By frozen 20 Comments
My rankings, including his latest entry:
1. Dunkirk (2017)
The critics were right when they said that this is far and away Christopher Nolan's best film. The film is completely immersive and heart-stopping from start to finish, and is free from the heavy exposition that Nolan's films have been criticized for. Criticisms may be leveled towards ''weak'' character development but once you see the film it becomes apparent why there's no need to have scenes of soldiers around a campfire talking about their wife and kids back home, instead what Nolan does it throw you straight into the war and makes you empathize with the situation.
I really don't want to give too much away because the film is already as short as it is at 107 minutes long, you've just got to see it for yourself but this film is definitely has a strong chance of getting Oscar noms for Best Director and Best Picture.
As far as I'm concerned, Dunkirk is far above any other film Nolan has done, even The Dark Knight. It is in its own league and ranks as one of the best war films in the last two decades.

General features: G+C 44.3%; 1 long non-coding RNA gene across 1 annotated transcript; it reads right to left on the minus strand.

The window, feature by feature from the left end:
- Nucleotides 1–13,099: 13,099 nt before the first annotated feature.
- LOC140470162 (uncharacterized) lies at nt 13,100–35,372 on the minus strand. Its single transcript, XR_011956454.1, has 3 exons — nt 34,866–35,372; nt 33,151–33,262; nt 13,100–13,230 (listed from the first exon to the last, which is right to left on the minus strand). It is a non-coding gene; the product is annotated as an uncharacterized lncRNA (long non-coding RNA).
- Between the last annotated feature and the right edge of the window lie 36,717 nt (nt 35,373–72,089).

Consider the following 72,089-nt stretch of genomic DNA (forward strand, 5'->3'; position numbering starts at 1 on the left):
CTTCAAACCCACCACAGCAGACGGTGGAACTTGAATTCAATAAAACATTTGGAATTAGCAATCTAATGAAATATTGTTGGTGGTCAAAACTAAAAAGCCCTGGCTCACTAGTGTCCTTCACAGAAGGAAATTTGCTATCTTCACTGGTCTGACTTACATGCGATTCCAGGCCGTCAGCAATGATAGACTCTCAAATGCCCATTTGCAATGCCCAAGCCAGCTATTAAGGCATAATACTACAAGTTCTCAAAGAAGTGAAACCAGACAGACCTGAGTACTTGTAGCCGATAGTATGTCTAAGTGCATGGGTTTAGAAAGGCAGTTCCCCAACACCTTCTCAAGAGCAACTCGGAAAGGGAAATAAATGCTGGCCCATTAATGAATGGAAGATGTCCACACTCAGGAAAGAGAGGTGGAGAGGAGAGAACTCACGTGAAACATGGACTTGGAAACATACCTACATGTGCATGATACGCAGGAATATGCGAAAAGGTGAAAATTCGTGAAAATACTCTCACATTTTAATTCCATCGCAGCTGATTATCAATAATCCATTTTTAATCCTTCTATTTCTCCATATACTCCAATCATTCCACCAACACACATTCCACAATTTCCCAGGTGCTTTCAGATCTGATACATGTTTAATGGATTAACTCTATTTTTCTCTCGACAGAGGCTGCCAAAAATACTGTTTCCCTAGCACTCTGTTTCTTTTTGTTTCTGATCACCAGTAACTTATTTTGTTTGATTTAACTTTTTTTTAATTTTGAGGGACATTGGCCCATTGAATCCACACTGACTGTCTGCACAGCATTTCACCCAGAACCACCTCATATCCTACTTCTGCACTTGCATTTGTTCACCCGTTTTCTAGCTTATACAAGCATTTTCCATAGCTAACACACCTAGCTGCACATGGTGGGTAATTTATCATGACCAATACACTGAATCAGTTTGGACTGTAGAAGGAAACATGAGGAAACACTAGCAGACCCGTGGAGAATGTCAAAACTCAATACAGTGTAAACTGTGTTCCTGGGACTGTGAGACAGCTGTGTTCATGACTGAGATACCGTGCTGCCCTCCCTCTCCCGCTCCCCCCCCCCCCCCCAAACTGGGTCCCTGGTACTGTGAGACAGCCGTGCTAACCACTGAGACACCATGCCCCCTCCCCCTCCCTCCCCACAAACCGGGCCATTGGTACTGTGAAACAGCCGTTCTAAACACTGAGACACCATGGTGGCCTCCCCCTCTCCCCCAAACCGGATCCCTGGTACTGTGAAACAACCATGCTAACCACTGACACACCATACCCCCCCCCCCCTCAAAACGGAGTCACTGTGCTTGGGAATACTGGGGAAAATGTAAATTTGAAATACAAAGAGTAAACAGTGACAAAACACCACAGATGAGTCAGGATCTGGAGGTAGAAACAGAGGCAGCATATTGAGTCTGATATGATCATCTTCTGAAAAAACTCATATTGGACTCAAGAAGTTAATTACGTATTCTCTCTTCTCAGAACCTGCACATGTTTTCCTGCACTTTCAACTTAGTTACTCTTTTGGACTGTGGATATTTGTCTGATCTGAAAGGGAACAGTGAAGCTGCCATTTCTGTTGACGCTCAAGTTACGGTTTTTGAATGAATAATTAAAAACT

2. The Dark Knight (2008)
Arguably the first comic-book film to truly transcend the genre, The Dark Knight is a thrilling action-drama with superb performances from Christian Bale, Gary Oldman, Aaron Eckhart and specifically - Heath Ledger. Ledger's performance is mesmerizing and the conflict displayed between Batman and The Joker is compelling. Honestly I could write an entire essay on why this film is great, but 9 years later it's clearly held up as not only the pinnacle of its genre but also as one of the best films of the 2000's.
3. Inception (2010)
A smart action-thriller with superb action sequences. Inception leaves a lot to its viewers but nonetheless does a good job of providing blockbuster entertainment while challenging the viewer. The score is also the amazing. Nonetheless, the film does tend to get a bit clunky at times.
4. Interstellar (2014)
Interstellar looks beautiful and its ambition is admirable. The emotional moments, in my opinion pay off. But the main issue with the film is that the last act gets messy and arguably, even silly - it didn't need to be as complex as it was and it drags the film down. The acting, cinematography and score still bring the film up, but Interstellar's flaws are quite glaring.